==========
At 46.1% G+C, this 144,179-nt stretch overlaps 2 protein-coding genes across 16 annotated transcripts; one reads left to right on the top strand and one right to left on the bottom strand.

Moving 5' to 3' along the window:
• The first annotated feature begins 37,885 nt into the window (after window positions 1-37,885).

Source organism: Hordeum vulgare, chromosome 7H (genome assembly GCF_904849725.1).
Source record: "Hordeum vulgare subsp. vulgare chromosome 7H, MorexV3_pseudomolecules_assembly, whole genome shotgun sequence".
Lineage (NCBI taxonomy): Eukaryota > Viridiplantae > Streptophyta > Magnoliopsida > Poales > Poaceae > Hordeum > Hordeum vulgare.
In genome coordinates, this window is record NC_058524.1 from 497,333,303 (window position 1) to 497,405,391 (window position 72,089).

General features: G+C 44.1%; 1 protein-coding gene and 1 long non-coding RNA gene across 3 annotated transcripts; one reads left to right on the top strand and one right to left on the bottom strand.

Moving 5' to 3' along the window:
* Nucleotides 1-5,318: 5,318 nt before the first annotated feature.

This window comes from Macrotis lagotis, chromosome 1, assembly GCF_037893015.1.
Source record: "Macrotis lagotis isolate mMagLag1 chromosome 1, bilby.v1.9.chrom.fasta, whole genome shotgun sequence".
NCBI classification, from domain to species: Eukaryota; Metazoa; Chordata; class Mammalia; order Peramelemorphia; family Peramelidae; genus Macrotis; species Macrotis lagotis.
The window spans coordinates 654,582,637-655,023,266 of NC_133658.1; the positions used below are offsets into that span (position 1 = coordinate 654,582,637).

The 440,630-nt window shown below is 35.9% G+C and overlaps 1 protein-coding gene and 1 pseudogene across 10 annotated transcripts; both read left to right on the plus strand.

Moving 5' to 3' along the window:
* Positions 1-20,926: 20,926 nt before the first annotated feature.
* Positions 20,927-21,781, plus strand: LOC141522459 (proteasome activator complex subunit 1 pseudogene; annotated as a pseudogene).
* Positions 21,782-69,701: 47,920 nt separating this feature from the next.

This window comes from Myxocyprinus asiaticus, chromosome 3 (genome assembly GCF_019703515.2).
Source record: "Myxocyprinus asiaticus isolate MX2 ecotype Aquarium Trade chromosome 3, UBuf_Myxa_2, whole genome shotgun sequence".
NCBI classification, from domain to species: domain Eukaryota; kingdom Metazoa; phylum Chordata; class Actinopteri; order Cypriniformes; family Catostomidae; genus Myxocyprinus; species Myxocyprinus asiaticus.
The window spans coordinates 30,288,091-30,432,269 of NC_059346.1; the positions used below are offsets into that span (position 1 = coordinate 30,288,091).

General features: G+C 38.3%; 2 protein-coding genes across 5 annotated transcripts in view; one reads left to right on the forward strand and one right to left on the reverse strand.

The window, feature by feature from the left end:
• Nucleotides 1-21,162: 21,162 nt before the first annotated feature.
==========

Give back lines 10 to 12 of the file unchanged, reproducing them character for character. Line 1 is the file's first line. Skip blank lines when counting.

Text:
* Nucleotides 1-5,318: 5,318 nt before the first annotated feature.

This window comes from Macrotis lagotis, chromosome 1, assembly GCF_037893015.1.
Source record: "Macrotis lagotis isolate mMagLag1 chromosome 1, bilby.v1.9.chrom.fasta, whole genome shotgun sequence".